I am neither a nuclear physicist nor an accountant for the government. Therefore, I do not have access to the specific data on how expensive it is to construct nuclear weapons. That being said, neither designing nor actually producing a nuclear weapon is cheap. The expense does not end there, however. You need safe storage and deployment methods . As such, you need an entire society to be able to meaningfully create and own a nuclear weapon – not because of some ethical reason but because of real-world practical limitations . Even if we are to take “Friedman’s Law” into consideration (“It costs any government at least twice as much to do something as it costs anyone else” ), building a nuclear weapon is very difficult.
Total costs run well into the millions. A society could perhaps be wealthy enough to divert production away from other goods and into nuclear weapons for a period of time, yet it would be very difficult for an individual to do so. Libertarianism cannot fully please both the fans of complete disarmament and those of more nuclear armament – in reality, it’s possible that some groups (probably large) could potentially create and maintain nuclear weapons.
Before anyone runs to the hills, however, remember that this is in fact the situation in the world at the moment – different nations can and do own weapons. Furthermore, as outlined above, actually having your nuclear weapon be NAP-conforming is a very tricky business. Chances are that only large, publicly-supported groups that keep the weapons in case of foreign threat would be able to have these nuclear weapons – both for ethical and practical reasons. 
The majority of this article discusses situations in which it would be legal to own a nuclear weapon. However, do not be fooled – applying the NAP and an understanding of what is considered a threat of aggression to the issue of nuclear weapons, it becomes apparent that nuclear weapons would not be allowed in most situations to which the original question relates – that is, typical individual ownership (like that of a gun). There are specific scenarios where they could be legal and consistent with the NAP – when 1) Outside of blast radius of previously-settled societies, 2) In an area at least as large as the blast radius where the owner settled first with his/her bomb, 3) If properly stored by the owner to prevent damage to the surrounding population, and 4) While in transit to be used as defensive measures against other nuclear powers that actively threaten the owner. There might be some corner cases not covered in this list; as long as they are justifiable by the criteria elucidated above and in Block and Block’s paper, they would be NAP-compliant and hence permissible. Their exclusion here is not due to their lack of legality, but due to my lack of a broad-enough imagination.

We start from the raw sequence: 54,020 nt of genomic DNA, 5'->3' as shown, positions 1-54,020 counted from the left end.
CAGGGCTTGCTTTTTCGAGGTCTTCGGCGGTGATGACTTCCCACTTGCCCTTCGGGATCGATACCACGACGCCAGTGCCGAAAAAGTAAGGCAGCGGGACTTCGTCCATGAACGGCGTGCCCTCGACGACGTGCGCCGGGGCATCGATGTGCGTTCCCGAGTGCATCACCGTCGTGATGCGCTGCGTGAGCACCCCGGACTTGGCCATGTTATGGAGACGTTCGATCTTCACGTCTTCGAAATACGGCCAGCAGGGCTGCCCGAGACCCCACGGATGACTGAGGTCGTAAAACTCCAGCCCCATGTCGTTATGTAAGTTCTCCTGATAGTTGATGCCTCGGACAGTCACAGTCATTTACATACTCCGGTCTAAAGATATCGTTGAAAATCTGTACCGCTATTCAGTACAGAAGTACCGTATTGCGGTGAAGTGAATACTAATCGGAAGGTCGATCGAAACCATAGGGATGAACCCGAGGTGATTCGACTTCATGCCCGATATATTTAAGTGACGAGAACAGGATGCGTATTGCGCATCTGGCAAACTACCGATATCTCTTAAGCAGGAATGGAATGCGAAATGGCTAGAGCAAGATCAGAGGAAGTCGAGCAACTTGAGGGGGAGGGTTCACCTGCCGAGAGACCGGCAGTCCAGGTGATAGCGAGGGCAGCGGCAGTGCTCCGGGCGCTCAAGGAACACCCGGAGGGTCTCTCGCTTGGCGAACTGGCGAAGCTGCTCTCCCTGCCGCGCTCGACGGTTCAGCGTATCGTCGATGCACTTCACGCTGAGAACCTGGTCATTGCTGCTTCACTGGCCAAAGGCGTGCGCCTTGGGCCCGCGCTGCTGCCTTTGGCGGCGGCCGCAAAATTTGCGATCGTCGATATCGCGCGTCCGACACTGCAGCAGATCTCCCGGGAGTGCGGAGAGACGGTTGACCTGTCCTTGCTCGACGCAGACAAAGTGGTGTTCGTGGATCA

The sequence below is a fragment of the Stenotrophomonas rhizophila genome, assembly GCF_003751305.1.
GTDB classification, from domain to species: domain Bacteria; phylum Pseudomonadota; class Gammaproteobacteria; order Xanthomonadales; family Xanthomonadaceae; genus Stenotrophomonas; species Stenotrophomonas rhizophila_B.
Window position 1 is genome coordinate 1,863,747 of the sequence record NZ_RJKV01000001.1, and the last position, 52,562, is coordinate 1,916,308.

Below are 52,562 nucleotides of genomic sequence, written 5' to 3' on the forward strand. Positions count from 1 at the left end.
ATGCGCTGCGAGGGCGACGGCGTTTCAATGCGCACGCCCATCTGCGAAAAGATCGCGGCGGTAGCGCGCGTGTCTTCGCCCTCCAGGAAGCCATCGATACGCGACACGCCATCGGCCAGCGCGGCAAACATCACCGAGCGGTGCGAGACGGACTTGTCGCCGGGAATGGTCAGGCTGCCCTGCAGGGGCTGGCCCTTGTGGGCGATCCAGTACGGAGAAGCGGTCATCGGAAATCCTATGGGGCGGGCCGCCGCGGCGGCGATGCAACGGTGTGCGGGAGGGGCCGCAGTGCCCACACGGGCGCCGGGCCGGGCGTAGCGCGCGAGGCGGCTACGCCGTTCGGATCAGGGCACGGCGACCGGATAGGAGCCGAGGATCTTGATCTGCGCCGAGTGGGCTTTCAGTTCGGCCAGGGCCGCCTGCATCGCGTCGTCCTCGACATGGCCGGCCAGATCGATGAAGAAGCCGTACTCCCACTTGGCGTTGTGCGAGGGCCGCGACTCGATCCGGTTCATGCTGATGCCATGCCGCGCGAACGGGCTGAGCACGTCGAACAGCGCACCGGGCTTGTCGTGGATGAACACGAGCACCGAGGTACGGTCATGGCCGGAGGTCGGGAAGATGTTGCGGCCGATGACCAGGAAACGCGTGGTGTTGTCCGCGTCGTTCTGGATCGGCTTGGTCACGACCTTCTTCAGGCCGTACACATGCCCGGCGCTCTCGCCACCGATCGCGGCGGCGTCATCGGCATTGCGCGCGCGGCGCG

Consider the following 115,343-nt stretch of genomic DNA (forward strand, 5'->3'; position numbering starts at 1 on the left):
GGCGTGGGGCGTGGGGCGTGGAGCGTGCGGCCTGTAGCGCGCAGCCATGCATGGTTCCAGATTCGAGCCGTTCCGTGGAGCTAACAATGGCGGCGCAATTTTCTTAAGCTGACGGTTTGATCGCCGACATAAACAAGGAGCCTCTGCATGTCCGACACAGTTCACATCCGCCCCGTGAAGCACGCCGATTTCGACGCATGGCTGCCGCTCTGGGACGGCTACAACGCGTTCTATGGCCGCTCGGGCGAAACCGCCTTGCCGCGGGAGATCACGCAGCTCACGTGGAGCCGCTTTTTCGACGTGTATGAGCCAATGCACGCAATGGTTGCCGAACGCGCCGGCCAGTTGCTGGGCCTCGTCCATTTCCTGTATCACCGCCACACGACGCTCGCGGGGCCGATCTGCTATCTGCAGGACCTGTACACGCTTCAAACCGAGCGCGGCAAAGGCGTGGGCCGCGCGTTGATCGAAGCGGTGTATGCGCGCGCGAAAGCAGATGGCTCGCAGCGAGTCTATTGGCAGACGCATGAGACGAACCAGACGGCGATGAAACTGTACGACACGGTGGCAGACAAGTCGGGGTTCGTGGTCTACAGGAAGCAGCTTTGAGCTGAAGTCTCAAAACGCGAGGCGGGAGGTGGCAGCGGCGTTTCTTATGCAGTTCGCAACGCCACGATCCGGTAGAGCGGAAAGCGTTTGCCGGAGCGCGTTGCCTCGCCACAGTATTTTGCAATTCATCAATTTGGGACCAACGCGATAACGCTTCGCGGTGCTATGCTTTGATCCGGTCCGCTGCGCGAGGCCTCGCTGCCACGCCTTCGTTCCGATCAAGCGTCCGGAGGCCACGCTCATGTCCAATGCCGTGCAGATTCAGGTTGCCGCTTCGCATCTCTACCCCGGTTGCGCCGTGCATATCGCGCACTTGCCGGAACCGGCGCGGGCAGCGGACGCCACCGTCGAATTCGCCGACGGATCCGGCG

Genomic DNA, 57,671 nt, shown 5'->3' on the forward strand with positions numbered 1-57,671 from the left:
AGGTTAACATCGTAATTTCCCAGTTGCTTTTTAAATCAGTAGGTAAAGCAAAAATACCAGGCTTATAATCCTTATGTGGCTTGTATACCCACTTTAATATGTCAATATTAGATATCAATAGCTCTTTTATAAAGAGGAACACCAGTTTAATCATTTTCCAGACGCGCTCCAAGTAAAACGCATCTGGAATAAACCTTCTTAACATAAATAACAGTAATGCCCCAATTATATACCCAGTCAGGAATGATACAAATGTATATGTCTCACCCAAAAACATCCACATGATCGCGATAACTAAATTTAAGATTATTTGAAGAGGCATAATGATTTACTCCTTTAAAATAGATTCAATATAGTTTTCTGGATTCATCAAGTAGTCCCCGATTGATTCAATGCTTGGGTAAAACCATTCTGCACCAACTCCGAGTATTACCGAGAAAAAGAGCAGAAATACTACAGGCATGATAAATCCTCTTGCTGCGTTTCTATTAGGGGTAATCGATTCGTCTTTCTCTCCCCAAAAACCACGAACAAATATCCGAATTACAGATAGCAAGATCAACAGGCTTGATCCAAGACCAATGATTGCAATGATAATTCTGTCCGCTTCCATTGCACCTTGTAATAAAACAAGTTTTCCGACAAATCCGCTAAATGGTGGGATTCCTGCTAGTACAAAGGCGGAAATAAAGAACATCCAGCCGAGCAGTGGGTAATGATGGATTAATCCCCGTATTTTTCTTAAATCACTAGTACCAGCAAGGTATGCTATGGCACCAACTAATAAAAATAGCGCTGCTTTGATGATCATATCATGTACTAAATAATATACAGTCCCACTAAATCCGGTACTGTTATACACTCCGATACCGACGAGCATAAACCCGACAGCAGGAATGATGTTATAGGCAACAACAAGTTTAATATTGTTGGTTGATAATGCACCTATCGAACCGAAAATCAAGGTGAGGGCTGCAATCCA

The NAP being the libertarian principle that you cannot rightfully/legally initiate aggression against the property of another person. Note that this covers initiation, not retaliation.
 It goes without mention that individual property owners may set their own rules preventing the carrying of guns on their property.
 Unless, of course, the effects of the bombs happen to spill over to areas that I had not homesteaded for this use, in which case I would be liable for a crazy amount of damage. As to the issue of fallout, I think that it can be treated in essentially the same way as the primary effects of the bomb within the blast radius. Hence, when I use the term “blast radius”, I’m being a little sloppy in my definitions and actually include the fallout radius as well. If a reader does not believe that this is a fair treatment of fallout, please let me know. The way I view it is simply as a slowed down bomb.